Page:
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Ask the Pastor

† Theological musings and answers to selected questions by a confessional Lutheran pastor.






12 May 2008

Reverend Lord, Reverend Pastor

Awesome, Honored, Cool, or Terrifying?

Q: Hello, pastor. I am from Malaysia. Why do pastors call themselves “Reverend” when it is clearly stated of God that “holy and reverend is his name (Psalm 111:9 KJV)”? Thank you.

A: Good day, dear friend in Christ. After I’ve been involved for more than a decade in this column, yours is, as far as I know, the first question or comment to come from your land.

Before getting into the Biblical dimension of your question, we should touch on a bit of grammar. Remember that “reverend” is an adjective; that is, a word describing someone or something. It isn’t intended to be a title, although current English usage normally does just this. If we use it correctly in connection with a person, we would speak of “the Reverend So-and-So” rather than directly addressing the person as “Reverend So-and-So.”

Marc Chagall: Moses and the Burning BushI obviously think that it’s foolish to compare any pastor with this “reverend” God. However, we need to examine the translation you use. In English, “reverend” changed in meaning since the translation of the King James Version of the Bible, which you cite in your question. Its Hebrew root is the verb yara, meaning “to be afraid.” Another form appears in the next verse, where the KJV, the ESV, and most other Bibles say, “The fear of the Lord is the beginning of wisdom.” Fear — both awe and terror — formed the basic understanding of reverence in 17th Century English. In the years that followed, it lost such a strong connotation and moved toward our present understanding of “honored” or “highly respected.”

Most newer translations use a word other than “reverend” coupled with “holy” in verse nine. Recently, most seem to favor “awesome.” The Revised Standard Version gets closer to the root meaning: “Holy and terrible is his name!” This follows Jerome’s rendering in the Vulgate, Christianity’s first great Latin Bible. Due to numbering differences, we read Psalm 110:9, which says, “Sanctum et terribile nomen ejus.” A direct, literal translation into English would be “holy and terrible (or terrifying) His name is.”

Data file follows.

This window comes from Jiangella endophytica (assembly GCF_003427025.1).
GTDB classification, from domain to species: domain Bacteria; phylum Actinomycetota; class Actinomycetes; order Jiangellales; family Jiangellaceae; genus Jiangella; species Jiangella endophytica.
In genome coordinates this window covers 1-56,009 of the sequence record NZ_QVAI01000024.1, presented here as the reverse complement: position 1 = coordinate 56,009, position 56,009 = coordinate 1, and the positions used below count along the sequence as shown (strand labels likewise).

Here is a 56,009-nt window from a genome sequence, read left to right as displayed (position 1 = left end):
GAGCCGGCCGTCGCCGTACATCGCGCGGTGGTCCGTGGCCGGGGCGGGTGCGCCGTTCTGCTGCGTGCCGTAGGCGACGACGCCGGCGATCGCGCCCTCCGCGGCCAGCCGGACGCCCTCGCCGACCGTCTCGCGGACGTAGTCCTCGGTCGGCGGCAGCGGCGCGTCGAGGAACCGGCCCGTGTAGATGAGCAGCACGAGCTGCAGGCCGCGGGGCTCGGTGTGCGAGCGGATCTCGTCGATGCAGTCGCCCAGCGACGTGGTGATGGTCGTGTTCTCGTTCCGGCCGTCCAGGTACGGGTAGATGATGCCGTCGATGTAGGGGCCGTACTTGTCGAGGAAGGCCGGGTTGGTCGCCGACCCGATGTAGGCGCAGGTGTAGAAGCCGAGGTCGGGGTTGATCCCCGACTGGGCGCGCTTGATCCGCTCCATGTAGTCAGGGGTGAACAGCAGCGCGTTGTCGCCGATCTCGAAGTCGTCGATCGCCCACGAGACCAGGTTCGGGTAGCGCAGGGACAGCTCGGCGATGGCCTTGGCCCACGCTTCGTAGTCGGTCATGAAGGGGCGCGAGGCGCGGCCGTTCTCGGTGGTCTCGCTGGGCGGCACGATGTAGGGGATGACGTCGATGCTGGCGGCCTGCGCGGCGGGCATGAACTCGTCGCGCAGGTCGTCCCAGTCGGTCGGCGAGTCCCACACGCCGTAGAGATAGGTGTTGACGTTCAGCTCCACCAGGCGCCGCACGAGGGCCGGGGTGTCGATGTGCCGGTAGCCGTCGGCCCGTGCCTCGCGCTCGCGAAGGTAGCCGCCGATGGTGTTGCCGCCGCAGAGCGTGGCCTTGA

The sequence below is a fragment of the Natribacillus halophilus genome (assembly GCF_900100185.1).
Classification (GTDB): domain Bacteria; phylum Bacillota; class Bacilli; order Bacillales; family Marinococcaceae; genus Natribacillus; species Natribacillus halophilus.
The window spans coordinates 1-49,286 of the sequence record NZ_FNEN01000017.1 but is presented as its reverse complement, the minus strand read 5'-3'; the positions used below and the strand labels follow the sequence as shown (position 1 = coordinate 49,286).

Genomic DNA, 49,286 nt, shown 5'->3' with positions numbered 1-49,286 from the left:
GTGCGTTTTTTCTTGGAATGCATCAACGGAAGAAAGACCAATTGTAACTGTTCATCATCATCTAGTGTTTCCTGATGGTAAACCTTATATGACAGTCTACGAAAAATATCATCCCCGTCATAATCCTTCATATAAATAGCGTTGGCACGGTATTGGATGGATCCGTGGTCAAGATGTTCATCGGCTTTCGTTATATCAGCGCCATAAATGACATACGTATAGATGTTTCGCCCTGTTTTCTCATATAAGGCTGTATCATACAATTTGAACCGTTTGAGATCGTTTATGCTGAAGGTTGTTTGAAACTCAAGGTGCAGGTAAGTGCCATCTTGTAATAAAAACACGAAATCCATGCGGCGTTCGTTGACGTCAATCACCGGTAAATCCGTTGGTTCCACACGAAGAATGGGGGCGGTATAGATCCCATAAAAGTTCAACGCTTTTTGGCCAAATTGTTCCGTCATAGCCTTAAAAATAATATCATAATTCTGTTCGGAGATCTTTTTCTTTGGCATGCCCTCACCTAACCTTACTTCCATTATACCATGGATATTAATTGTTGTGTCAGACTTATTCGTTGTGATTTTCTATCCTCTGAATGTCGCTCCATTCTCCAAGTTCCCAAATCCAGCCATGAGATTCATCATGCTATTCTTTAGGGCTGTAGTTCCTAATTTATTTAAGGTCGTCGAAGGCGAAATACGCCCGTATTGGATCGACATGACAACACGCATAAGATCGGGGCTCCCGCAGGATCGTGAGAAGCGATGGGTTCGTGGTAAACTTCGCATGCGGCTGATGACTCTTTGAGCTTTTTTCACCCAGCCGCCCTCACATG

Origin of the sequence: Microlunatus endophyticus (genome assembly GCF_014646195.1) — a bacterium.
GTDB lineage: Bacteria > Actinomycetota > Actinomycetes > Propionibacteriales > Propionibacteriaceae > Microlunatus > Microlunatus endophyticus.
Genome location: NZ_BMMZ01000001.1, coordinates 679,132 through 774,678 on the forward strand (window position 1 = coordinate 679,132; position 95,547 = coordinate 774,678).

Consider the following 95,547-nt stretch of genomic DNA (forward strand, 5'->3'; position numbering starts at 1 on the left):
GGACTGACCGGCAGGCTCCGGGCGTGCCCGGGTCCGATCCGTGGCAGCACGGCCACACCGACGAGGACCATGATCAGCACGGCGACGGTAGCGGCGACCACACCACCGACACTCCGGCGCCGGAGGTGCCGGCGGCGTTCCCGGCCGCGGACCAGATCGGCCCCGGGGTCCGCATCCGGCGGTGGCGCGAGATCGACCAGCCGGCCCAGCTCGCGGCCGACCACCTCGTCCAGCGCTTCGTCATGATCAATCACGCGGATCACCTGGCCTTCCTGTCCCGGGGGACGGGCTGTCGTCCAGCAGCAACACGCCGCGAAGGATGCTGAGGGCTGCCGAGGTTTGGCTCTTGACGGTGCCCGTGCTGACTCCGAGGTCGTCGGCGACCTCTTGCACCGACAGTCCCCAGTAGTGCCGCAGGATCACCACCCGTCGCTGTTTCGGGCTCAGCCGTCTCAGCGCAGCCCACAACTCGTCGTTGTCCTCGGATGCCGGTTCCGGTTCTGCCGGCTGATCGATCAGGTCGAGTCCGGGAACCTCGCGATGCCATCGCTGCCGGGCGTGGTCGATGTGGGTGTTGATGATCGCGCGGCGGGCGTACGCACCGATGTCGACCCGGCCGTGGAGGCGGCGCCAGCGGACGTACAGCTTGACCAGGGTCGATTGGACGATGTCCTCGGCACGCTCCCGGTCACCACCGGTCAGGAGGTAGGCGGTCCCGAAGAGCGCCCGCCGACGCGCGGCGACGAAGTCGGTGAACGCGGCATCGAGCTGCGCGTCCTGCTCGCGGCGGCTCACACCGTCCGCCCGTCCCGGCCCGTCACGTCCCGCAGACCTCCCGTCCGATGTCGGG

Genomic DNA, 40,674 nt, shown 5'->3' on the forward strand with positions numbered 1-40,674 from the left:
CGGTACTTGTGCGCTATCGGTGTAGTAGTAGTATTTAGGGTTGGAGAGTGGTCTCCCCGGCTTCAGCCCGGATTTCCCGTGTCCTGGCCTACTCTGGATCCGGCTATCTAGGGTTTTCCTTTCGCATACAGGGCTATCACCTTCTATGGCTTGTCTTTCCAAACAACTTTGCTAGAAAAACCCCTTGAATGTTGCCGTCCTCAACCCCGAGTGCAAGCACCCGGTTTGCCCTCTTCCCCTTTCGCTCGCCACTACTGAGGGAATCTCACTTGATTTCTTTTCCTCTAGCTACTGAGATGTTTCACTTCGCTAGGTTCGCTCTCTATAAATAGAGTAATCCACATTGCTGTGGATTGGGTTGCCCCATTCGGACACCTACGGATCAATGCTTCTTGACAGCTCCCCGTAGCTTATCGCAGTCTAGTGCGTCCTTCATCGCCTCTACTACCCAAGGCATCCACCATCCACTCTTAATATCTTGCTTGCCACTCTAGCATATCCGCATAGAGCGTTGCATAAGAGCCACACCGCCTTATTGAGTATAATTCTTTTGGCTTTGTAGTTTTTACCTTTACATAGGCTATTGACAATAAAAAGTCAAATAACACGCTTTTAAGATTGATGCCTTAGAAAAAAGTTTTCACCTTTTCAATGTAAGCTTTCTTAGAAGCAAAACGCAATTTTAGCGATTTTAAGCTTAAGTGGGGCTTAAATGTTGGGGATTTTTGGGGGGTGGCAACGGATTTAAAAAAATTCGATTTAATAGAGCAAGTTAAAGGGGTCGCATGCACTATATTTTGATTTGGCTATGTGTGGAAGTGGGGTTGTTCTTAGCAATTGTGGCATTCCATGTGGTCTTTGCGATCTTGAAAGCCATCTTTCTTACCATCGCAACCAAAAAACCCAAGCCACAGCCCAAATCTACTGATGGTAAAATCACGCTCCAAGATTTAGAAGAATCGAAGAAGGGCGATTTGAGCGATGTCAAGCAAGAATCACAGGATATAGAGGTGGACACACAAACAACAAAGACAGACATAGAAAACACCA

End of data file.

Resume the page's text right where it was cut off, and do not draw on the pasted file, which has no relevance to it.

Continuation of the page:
I prefer “terrible” because “awesome,” like “reverend” before it, has lost its most fearful connotations. Most people use “awesome” and “cool” as synonyms — and “cool” is a weak word to describe Yahweh Elohim, the Lord God who “created the heavens and the earth, (Genesis 1:1)” who generated “thunders and lightnings (Exodus 19:16)” atop Sinai, before whom “the mountains melt like wax. (Psalm 97:5)”

Pastoral InstallationAgain, compare any pastor with this “reverend” God: None of us is “holy and terrifying” — unless terror is strictly an emotional response to our occasional sinful behavior. However, with “reverend” commonly understood as “honored” or “respected,” I don’t mind being called “the Reverend Pastor Walter Snyder,” as long as the respect is not nearly so much for me as a person as it is for this office instituted by Christ Jesus to preach His Gospel and administer His sacraments to bring salvation to His people.

Finally, in a bit of a personal editorial comment, consider the Ray Boltz song Our God Is an Awesome God. It gets clobbered by many liturgically-minded Christians as one of the major mistakes of “Contemporary Christian Music.” While I am not particularly fond of it, Boltz still captures a more Biblical understanding of awesomeness than do many others. The song refers to the Creation, God banishing Adam and Eve from Eden, Christ’s shedding of blood for our sins and His return in judgment, “judgment and wrath” over Sodom but “mercy and grace” at the cross, and God’s eternal reign in “wisdom, pow’r, and love.”

For a bit more, you can read an earlier column, Addressing the Clergy.

Unless otherwise noted, Scripture quoted from The Holy Bible, English Standard Version™, © 2001 by Crossway Bibles.

Send email to Ask the Pastor.

Walter Snyder is the pastor of Holy Cross Lutheran Church, Emma, Missouri and coauthor of the book What Do Lutherans Believe.

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Newspaper column #536

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